Because 8 in 10 banks and credit unions use ChexSystems to screen prospective customers, there aren't many options for people who want to avoid the system completely. Smaller, local banks tend to be more lenient about ChexSystems, since they don't see as many incoming applications as bigger institutions do. A few large banks, like Capital One, will make it slightly easier for applicants with ChexSystems histories by also considering other reports, like credit history. If you're trying to avoid ChexSystems, begin by shopping local and specifically asking about the bank's policy towards new applications.
If you don't have such options nearby, you might have an easier time finding second chance checking accounts. These accounts are special exceptions made by ChexSystems banks, designed to give people with poor records a way back into banking. However, second chance checking differs from standard checking in several important ways.
Unavoidable monthly fees. Banks typically don't provide any way to waive the monthly maintenance fee on such accounts. Standard checking accounts generally let you avoid the monthly fee by keeping a minimum balance or making a certain amount of direct deposits.
Lower withdrawal and debit limits. Most of the time, you'll have to accept lower daily spending limits on a second chance checking account. You won't be able to withdraw as much cash from an ATM or make as many purchases with your debit card.
No overdrafts or overdraft transfers. Second chance checking accounts do not permit overdrafts or overdraft transfers from a linked savings account. If you attempt to spend or withdraw more money than you have available, the charge will simply be declined. However, you may still be charged a nonsufficient funds fee (NSF) depending on the bank.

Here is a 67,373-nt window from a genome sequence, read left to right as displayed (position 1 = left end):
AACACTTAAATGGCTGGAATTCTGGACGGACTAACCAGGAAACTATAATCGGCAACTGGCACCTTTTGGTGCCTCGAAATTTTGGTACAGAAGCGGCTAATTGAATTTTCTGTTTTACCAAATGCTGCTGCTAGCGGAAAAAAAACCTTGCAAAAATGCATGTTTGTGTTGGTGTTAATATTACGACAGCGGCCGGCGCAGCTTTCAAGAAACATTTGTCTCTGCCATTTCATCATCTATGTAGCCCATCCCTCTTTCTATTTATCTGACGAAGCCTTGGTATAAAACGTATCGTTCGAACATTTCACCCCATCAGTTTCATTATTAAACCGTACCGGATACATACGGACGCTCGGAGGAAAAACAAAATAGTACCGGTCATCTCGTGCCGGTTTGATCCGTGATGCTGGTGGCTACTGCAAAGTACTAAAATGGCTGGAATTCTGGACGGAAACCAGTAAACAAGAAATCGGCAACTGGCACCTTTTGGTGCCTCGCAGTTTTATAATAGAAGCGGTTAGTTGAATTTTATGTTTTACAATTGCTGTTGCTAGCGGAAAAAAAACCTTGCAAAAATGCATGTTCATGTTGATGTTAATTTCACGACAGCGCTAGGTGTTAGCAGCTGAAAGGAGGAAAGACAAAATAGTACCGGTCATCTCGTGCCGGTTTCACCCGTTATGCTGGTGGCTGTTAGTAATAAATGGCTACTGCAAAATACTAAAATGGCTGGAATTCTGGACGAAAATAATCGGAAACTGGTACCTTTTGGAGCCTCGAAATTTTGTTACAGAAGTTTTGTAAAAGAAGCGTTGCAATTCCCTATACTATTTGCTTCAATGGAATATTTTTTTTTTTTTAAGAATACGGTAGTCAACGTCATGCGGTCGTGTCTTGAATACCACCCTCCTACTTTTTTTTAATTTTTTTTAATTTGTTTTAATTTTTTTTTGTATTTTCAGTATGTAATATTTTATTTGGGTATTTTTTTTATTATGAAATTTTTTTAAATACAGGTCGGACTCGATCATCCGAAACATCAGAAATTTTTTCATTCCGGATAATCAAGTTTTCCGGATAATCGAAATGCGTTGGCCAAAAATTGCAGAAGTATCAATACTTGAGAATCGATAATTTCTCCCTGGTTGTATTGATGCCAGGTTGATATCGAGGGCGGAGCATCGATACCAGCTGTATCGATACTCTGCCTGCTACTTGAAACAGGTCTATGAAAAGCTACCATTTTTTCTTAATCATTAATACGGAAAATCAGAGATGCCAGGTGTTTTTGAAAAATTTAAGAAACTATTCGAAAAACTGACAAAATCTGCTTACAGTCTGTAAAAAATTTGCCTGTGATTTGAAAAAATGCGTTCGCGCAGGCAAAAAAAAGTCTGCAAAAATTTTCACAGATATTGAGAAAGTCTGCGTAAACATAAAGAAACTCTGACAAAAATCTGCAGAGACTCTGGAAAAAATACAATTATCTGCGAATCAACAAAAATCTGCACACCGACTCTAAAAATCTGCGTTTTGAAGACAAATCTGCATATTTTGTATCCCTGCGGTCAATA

No check writing. Most second chance checking accounts do not come with personal checks. While fewer and fewer people actually write checks these days, this restriction may be important if you rely on checks to pay bills or make person-to-person payments.
Online Accounts Without ChexSystems
Unfortunately, second chance checking isn't offered everywhere. If you can't find any local banks or credit unions that offer second chance accounts, you might want to take a look at online banking. Online banks, which have grown rapidly in the past decade, frequently have much lower bank fees than traditional brick-and-mortar banks, and a few of them offer second-chance accounts that you can apply for regardless of your location. Unfortunately, you won't receive in-person branch services with online banks, but if you're starved for options, consider taking your search online.
Some online banks have drastically altered their relationship with ChexSystems in response to public concerns about the system. For instance, Capital One, a major bank with traditional branches as well as online accounts, relies on other numbers in addition to ChexSystems, including your credit score. Another solution is to apply for prepaid debit cards, such as Bluebird or Chase Liquid. Prepaid cards now offer many of the same features as a typical checking account, including debit spending, ATM withdrawals and the ability to receive direct deposits.
However, if you're determined to get back into traditional banking, you shouldn't think of these online options as a permanent answer. Prepaid debit cards and online checking offer a temporary workaround, but ultimately the most effective solution is to contact ChexSystems directly. Whether that means disputing an error made by the bank or paying back a fee that you owe, you'll probably find direct action much more effective than trying to find a workaround.